- The Washington Times - Thursday, October 11, 2012

Starting pitching is so much about poise and composure that Jordan Zimmermann wasn’t sure what to do. The Washington Nationals’ starter made just one relief appearance in his life before Thursday, but there he was in the bullpen awaiting his opportunity in Game 4 of the National League Division Series.

“I talked to Craig [Stammen] and I said I don’t know if this coming out of the ‘pen stuff is for me,” Zimmermann said. “He said, ‘Just get out there try to tame their emotions a little bit and just let it go.’ “

That’s exactly what Zimmermann did as he ran out of the right-field bullpen at Nationals Park in the seventh inning with the score tied at 1 and the season on the line. All Zimmermann did in uncharted territory was strike out all three St. Louis Cardinals batters he faced to jump-start a dominant bullpen performance in the Nationals’ 2-1 victory that staved off elimination.

“I just looked at it as just a start,” Zimmermann said. “I was just amped up a little more and 45,000 people will make you do that.”

Relievers Zimmermann, Tyler Clippard and Drew Storen would record the first eight outs via strikeout, and they allowed two baserunners in three combined innings, both by walks.

“You can switch the momentum when you have guys come out and perform like they did, do what Zimm and Clipp did,” Storen said. “That changes the momentum, gets the crowd into it. The crowd loves strikeouts, so you’ve got to feed them a little bit, I guess.”

Zimmermann got the feeding frenzy started in the seventh. Manager Davey Johnson had Ryan Mattheus and other regular bullpen arms available, but he gave the nod to his Game 2 starter who gave up five earned runs in three innings by this same Cardinals team Monday at Busch Stadium.

It didn’t take long for Zimmermann to handsomely reward his manager for that faith. Zimmermann looked like he was in his natural habitat as a reliever, working velocity and variation to perfection. He was throwing a fastball that hit 97 mph, a slider at 91 and a curveball at 81, and all three pitches were working.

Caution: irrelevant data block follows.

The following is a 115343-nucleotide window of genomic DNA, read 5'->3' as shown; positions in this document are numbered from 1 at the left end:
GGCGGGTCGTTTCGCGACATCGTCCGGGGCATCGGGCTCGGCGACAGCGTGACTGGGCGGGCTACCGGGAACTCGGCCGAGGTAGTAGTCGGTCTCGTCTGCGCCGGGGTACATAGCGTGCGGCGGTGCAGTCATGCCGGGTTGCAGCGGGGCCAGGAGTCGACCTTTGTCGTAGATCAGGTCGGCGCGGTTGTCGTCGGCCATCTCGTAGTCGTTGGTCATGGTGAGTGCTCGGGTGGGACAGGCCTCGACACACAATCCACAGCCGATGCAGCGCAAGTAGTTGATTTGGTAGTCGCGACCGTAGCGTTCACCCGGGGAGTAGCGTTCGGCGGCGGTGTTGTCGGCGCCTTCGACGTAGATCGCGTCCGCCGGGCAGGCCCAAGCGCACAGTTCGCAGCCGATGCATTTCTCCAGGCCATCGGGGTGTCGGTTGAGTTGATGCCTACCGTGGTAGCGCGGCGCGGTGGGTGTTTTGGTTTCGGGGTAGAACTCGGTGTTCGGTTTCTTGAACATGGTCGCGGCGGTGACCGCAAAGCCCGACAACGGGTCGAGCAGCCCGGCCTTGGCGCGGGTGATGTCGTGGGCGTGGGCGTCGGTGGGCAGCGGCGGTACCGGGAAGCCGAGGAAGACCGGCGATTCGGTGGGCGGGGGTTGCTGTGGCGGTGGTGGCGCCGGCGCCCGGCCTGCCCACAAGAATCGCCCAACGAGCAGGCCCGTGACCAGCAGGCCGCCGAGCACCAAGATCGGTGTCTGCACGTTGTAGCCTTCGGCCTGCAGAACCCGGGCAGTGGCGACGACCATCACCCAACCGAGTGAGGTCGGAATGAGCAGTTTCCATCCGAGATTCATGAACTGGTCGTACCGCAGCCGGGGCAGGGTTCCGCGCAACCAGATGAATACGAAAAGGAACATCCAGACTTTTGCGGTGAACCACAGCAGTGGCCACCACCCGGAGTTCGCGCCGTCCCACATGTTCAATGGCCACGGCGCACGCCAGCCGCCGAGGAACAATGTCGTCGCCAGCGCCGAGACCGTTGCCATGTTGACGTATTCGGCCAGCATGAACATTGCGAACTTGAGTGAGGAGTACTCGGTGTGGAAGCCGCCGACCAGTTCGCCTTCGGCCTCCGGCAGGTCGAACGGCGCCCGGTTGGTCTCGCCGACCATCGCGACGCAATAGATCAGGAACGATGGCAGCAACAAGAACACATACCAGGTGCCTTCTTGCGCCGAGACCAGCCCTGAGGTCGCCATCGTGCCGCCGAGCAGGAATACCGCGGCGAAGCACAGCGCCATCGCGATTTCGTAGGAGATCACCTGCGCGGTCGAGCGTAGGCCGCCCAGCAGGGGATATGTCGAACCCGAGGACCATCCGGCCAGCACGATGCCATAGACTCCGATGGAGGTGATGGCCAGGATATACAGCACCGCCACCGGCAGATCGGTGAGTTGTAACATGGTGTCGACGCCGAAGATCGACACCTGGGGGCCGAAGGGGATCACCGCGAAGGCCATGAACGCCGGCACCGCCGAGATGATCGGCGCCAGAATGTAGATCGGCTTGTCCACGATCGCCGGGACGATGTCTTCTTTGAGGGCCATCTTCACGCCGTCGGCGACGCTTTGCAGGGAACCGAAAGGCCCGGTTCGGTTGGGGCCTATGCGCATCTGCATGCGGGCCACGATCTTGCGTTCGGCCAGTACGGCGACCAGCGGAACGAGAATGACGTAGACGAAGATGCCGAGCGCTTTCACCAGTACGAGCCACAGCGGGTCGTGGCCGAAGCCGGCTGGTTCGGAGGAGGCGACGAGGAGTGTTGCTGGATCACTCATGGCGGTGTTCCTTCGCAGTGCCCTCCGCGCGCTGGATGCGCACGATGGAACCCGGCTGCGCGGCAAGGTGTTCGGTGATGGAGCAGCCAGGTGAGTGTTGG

“He came in, and I mean, he was hyped. That’s the hardest I’ve seen him throw all year,” said Johnson, who shook off the notion of Zimmermann as a future closer. “It reminded me of [Eric] Gagne when he came in as a reliever; he would throw it as hard as he could throw it.”

Guns blazing, Zimmermann kept the ball down and let it rip. He struck out Pete Kozma, Kyle Lohse and Jon Jay, igniting the crowd with a fist-pump after the final strikeout.

“I was a little jacked up,” he admitted. “I struck out the side and the fans are going nuts, I just wanted to try to get the crowd into it more than what they were and try to get the momentum on our side.”

That was the kind of emotion that catcher Kurt Suzuki said Zimmermann never shows as a starter. For one day, the 26-year-old channeled what Storen called the “controlled chaos” of being a reliever.

“I’ve never seen him do anything, so I told him he’s a different pitcher out of the bullpen,” third baseman Ryan Zimmerman said. “He’s going to have to grow facial hair or something.”

Don’t count on a transformation for Zimmermann, who could have to turn back around and start for the Nationals in Game 1 of the National League Championship Series against the San Francisco Giants on Sunday. Of course, that would require a Game 5 victory Friday, when the bullpen could again be tasked with shutting down the Cardinals.

After Zimmermann departed following his perfect inning Thursday, Clippard and Storen helped ensure there would be a tomorrow in Washington. Clippard struck out three of the four batters he faced in the eighth and then Storen had two strikeouts to start the ninth.

They credited Zimmermann for getting things rolling.

“As a bullpen, you just want to keep the momentum on our side,” Clippard said. “Watching Jordan come out in the seventh and doing what he did, it really set the tone for me and Drew to kind of pick him up and pick our team up and keep us in the game. Fortunately, we were able to do that.”

Storen acknowledged that he has seen the Nationals’ bullpen take over a game earlier this season. But not quite like this, with a starter’s one-day relief cameo driving fans wild and silencing the St. Louis offense.

“To do that in the seventh inning the way Jordan did is pretty incredible, especially the situation that he’s not used to,” Storen said. “That’s another thing that makes playoff baseball so much fun.”